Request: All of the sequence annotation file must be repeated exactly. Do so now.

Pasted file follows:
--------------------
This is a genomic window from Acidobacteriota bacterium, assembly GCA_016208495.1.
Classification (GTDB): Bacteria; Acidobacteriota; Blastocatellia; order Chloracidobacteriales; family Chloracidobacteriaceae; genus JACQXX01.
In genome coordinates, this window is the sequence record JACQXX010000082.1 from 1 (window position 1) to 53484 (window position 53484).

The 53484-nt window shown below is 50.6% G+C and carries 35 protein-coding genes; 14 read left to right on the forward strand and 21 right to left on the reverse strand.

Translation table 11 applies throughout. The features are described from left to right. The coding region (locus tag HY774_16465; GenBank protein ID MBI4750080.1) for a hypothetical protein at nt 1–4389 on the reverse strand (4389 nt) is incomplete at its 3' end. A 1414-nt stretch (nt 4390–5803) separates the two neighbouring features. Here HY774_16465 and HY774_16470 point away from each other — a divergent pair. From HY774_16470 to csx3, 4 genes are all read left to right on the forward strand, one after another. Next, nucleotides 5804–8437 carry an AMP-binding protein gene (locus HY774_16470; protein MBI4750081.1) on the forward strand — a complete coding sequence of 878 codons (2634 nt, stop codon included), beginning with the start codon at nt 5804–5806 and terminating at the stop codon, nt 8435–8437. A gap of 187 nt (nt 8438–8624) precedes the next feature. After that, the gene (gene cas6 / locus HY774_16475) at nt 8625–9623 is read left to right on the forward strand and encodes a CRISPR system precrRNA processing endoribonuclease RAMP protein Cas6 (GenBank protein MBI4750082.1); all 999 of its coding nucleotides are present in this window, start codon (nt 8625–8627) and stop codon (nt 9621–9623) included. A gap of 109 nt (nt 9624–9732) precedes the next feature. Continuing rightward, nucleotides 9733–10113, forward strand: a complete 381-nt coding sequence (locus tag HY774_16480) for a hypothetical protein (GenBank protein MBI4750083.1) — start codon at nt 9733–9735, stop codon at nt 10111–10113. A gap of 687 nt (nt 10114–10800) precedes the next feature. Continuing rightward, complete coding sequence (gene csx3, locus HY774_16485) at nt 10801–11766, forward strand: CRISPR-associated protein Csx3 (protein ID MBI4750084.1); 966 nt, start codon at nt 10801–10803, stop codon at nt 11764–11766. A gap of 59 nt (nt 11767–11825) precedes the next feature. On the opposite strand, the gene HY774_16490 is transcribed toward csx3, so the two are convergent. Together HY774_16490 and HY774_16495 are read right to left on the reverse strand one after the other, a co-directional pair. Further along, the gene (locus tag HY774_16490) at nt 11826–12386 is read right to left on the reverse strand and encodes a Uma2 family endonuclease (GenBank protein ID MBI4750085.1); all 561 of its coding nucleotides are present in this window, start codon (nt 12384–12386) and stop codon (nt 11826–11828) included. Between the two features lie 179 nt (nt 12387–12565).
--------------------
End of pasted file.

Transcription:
This is a genomic window from Acidobacteriota bacterium, assembly GCA_016208495.1.
Classification (GTDB): Bacteria; Acidobacteriota; Blastocatellia; order Chloracidobacteriales; family Chloracidobacteriaceae; genus JACQXX01.
In genome coordinates, this window is the sequence record JACQXX010000082.1 from 1 (window position 1) to 53484 (window position 53484).

The 53484-nt window shown below is 50.6% G+C and carries 35 protein-coding genes; 14 read left to right on the forward strand and 21 right to left on the reverse strand.

Translation table 11 applies throughout. The features are described from left to right. The coding region (locus tag HY774_16465; GenBank protein ID MBI4750080.1) for a hypothetical protein at nt 1–4389 on the reverse strand (4389 nt) is incomplete at its 3' end. A 1414-nt stretch (nt 4390–5803) separates the two neighbouring features. Here HY774_16465 and HY774_16470 point away from each other — a divergent pair. From HY774_16470 to csx3, 4 genes are all read left to right on the forward strand, one after another. Next, nucleotides 5804–8437 carry an AMP-binding protein gene (locus HY774_16470; protein MBI4750081.1) on the forward strand — a complete coding sequence of 878 codons (2634 nt, stop codon included), beginning with the start codon at nt 5804–5806 and terminating at the stop codon, nt 8435–8437. A gap of 187 nt (nt 8438–8624) precedes the next feature. After that, the gene (gene cas6 / locus HY774_16475) at nt 8625–9623 is read left to right on the forward strand and encodes a CRISPR system precrRNA processing endoribonuclease RAMP protein Cas6 (GenBank protein MBI4750082.1); all 999 of its coding nucleotides are present in this window, start codon (nt 8625–8627) and stop codon (nt 9621–9623) included. A gap of 109 nt (nt 9624–9732) precedes the next feature. Continuing rightward, nucleotides 9733–10113, forward strand: a complete 381-nt coding sequence (locus tag HY774_16480) for a hypothetical protein (GenBank protein MBI4750083.1) — start codon at nt 9733–9735, stop codon at nt 10111–10113. A gap of 687 nt (nt 10114–10800) precedes the next feature. Continuing rightward, complete coding sequence (gene csx3, locus HY774_16485) at nt 10801–11766, forward strand: CRISPR-associated protein Csx3 (protein ID MBI4750084.1); 966 nt, start codon at nt 10801–10803, stop codon at nt 11764–11766. A gap of 59 nt (nt 11767–11825) precedes the next feature. On the opposite strand, the gene HY774_16490 is transcribed toward csx3, so the two are convergent. Together HY774_16490 and HY774_16495 are read right to left on the reverse strand one after the other, a co-directional pair. Further along, the gene (locus tag HY774_16490) at nt 11826–12386 is read right to left on the reverse strand and encodes a Uma2 family endonuclease (GenBank protein ID MBI4750085.1); all 561 of its coding nucleotides are present in this window, start codon (nt 12384–12386) and stop codon (nt 11826–11828) included. Between the two features lie 179 nt (nt 12387–12565).